Like many a tradition-breaking artist, Edouard Manet — "the first of the moderns" — was misunderstood, even vilified, in his own time. His bold manner with paint was bad enough (Slapdash! Unfinished!), but his subject matter! No glowing landscapes, heroic generals or noble peasants, but contemporary Parisian life, shorn of myth and sentimentality: street scenes, bar life, even brothels.
Repeatedly rejected by the art establishment, he nevertheless painted on, staying true to his artistic vision until his untimely death at 51.
In its barest outline, Manet's life suggests a narrative we've all heard before: the rebel genius who dies young, unrecognized (and often mad). What makes Manet's life more interesting is how very little it fits the romantic trajectory.
He was born into a well-to-do family, with an uncle who supported his artistic ambitions from an early age and a father who, while originally disappointed in his son's career choice, nevertheless paid for art lessons from an esteemed academic painter.
No brooding loner in a garret, Manet was called debonair, sociable, even charismatic, frequenting the cafe concerts and bars with Zola, Degas, Renoir and Monet. He had a wife, a son (passed off as his wife's younger brother, but to whom he was very close), friends, enemies and many mistresses. True, he did die young (of advanced syphilis), but not before finally gaining the recognition he'd long sought: a medal from the Salon and the top prize, the Legion of Honor.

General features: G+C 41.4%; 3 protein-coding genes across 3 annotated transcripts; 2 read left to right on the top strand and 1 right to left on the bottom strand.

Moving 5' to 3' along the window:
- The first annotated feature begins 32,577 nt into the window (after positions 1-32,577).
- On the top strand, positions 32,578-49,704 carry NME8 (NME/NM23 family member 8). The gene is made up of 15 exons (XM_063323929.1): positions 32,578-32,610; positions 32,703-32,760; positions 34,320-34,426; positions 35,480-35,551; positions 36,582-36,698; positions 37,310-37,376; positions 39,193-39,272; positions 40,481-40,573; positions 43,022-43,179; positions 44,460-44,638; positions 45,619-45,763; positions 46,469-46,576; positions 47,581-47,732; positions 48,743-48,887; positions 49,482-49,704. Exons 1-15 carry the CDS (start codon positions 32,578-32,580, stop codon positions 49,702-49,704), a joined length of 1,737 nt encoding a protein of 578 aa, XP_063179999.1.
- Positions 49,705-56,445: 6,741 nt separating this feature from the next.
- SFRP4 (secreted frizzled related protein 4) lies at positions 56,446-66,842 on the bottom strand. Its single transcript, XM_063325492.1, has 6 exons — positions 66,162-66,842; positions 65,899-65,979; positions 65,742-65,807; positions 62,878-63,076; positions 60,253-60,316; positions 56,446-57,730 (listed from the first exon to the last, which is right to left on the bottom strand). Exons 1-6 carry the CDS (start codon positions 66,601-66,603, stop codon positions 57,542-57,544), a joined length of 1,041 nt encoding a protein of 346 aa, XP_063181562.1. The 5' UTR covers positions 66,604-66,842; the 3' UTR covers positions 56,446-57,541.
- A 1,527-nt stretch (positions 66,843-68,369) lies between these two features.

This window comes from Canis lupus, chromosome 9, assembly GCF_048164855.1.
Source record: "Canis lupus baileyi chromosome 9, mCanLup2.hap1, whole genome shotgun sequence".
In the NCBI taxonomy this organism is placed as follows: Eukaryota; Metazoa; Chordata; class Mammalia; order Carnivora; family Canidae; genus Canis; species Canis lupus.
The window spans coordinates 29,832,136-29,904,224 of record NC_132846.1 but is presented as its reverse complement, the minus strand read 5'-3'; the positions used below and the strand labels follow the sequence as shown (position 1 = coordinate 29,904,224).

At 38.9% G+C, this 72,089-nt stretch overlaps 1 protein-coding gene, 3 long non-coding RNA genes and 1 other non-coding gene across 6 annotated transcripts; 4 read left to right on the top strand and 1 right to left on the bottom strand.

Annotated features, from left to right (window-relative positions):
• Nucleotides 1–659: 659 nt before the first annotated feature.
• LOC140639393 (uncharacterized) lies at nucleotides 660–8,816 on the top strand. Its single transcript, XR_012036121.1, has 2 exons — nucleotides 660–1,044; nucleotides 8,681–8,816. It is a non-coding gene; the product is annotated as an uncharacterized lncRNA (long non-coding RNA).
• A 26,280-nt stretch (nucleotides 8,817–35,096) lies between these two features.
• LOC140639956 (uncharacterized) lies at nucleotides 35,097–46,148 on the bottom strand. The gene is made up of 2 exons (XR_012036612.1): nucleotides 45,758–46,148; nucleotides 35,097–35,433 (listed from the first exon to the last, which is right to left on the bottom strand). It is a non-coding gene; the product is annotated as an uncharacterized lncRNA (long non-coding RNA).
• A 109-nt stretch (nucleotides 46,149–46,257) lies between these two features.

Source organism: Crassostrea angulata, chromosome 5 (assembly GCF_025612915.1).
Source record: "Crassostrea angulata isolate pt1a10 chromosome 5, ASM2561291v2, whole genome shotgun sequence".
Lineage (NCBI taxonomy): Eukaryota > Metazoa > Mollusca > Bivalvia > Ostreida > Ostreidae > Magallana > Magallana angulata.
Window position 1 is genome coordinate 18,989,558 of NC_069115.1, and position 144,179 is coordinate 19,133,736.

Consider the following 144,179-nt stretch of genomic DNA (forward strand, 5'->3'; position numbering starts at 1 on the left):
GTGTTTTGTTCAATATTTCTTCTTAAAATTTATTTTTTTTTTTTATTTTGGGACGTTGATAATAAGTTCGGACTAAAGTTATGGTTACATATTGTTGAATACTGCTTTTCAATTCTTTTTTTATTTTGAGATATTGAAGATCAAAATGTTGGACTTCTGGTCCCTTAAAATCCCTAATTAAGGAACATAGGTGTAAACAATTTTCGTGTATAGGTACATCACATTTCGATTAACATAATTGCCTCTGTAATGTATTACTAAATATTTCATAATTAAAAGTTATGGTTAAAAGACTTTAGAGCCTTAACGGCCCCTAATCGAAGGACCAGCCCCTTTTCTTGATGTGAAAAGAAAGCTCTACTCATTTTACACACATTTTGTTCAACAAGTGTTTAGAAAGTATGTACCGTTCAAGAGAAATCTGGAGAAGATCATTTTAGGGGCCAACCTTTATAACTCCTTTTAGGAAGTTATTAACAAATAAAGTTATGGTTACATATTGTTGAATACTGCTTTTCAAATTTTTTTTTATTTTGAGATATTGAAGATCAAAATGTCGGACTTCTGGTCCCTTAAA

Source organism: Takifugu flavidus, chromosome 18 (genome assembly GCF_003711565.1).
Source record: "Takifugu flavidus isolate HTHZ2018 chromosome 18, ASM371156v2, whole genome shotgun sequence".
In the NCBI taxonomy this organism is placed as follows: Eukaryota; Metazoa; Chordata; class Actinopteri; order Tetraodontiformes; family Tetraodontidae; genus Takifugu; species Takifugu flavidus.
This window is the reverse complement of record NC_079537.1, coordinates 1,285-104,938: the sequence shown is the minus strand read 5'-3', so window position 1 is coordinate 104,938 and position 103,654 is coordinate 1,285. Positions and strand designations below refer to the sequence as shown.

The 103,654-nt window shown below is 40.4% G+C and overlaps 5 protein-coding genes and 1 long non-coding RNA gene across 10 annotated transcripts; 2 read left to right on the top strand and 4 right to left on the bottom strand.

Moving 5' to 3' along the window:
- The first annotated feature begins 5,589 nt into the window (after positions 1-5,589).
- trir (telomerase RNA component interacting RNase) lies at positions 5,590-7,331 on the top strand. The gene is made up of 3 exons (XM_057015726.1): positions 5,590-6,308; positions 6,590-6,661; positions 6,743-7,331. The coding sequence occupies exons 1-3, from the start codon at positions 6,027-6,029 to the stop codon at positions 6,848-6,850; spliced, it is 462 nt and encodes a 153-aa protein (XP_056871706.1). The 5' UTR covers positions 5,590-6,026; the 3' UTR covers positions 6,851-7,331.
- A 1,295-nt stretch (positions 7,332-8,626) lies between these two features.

And in his last year, despite crippling illness, he painted one of his masterpieces, "A Bar at the Folies-Bergere." It was a huge canvas of a life, worthy of a three-volume 19th-century novel.
All this is to say that Minnesota writer Maureen Gibbon made a wise choice to confine her quietly dazzling novel "The Lost Notebook of Edouard Manet" to the last three years of Manet's life, when crippling illness forced him off the boulevards and into his own mind.
The premise is simple: His best friend gives Manet a notebook to help him pass the time in convalescence when the pain is strong, painting impossible. Despite his initial resistance, Manet writes, jotting impressions and memories, ruminations on art and love, friendship and sex. Some entries, like this one from May 22, 1880, are very brief: "A white spider with a pink stripe on its belly sat on the peonies today. How can a spider match a flower so precisely?"
A few spill onto a second page. The pacing is skillfully handled, creating the illusion of a genuine journal, with mundane observations of daily life juxtaposed against passages of great insight and wisdom.
The Manet who emerges crafts as insightfully with a fountain pen as a paintbrush: Gibbon creates wincingly convincing dramas of physical pain, with its vacillation between hope and disappointment, and quieter dramas from the interplay of memories tender and sensual.
Most striking of all is the way in which Gibbon convinces us that we are inside the mind of an artist in the act of creation; Manet's observations become ours; we become artists, co-creators.
"The Lost Notebook" sneaks up on you. I read slowly, almost impatiently, at first, perhaps wishing for a stronger narrative thread. But as I read on, I became mesmerized by the deep pleasure of taking time, immersing myself in the sensory delight of the small, the ordinary, the ephemeral. I felt I was learning to see, not just look. This book is a rare gift.
Patricia L. Hagen is professor emerita at the College of St. Scholastica in Duluth.
The Lost Notebook of Edouard Manet
By: Maureen Gibbon.
Publisher: W.W. Norton, 393 pages, $17.95.